Public procurement

The merger of central purchasing bodies is delayed. The merger of the central purchasing bodies Hansel and KL-Kuntahankinnat did not take place on 1 January 2019 as provided for by parliament. Preparations for the merger took longer than anticipated. The merger is now expected to take place later in 2019. It is intended to lead to a more streamlined organisation with a shift in focus to larger contracts than previously and more uniform public tendering.

Network industries

Digital transformation and telecommunications

The country maintains its edge in digital transformation, overcoming the setbacks in its electronic sector. Finland is among the top most advanced digital economies in Europe, boasting high broadband penetration — the result of astute regulatory measures that have encouraged market competition. Despite the lack of specific skills in several information and communications technology niches, Finland’s performance is particularly strong in digital skills, digital public services and integration of digital technologies. Strong advanced digital infrastructure ensures that digitisation is well embedded in the overall entrepreneurial environment. ( 28 )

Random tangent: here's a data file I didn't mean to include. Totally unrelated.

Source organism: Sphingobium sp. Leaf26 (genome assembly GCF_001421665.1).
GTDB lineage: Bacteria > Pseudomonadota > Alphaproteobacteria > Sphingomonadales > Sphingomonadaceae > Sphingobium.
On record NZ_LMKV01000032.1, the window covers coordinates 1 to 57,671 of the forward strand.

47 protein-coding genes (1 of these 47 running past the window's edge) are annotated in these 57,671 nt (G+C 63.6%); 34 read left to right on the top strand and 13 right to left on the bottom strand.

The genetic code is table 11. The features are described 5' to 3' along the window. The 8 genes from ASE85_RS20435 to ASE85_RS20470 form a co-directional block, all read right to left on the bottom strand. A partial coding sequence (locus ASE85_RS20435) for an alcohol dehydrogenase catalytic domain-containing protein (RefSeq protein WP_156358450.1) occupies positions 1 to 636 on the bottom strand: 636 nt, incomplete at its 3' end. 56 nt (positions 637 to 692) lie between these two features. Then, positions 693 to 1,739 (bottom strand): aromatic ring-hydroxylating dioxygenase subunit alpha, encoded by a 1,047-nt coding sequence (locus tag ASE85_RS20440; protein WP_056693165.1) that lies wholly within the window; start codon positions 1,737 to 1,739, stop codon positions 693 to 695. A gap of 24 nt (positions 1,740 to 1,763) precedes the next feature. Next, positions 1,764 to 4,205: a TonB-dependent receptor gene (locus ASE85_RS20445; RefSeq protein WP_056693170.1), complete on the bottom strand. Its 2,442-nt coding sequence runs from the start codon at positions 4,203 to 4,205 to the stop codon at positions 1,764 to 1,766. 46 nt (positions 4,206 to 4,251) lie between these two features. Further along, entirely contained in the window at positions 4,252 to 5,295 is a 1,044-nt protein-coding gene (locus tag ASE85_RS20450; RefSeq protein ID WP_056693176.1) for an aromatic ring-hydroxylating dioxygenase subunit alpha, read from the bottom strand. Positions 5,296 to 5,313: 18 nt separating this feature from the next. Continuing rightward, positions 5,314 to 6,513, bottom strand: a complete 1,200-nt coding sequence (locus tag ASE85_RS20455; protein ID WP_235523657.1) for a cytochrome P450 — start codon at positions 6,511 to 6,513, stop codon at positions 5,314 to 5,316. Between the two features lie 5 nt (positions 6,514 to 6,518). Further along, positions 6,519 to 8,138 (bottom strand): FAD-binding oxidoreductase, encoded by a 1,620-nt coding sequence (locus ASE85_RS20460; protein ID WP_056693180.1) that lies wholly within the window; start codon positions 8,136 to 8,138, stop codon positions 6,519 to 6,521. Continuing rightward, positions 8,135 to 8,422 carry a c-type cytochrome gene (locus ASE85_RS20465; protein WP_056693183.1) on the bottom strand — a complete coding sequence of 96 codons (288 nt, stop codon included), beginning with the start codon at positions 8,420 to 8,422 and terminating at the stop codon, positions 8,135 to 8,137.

There is scope for further automation in manufacturing. With 138 installed industrial robots per 10 000 manufacturing employees in 2016, Finland was above the EU average in automation. However, the density of industrial robots in manufacturing was considerably lower than in Germany (309), Sweden (223) and Denmark (211). In view of the structural similarities between Finnish and Swedish manufacturing and the fact that their exporters often compete for the same orders, a lower density of industrial robots is expected to weaken Finland’s export competitiveness.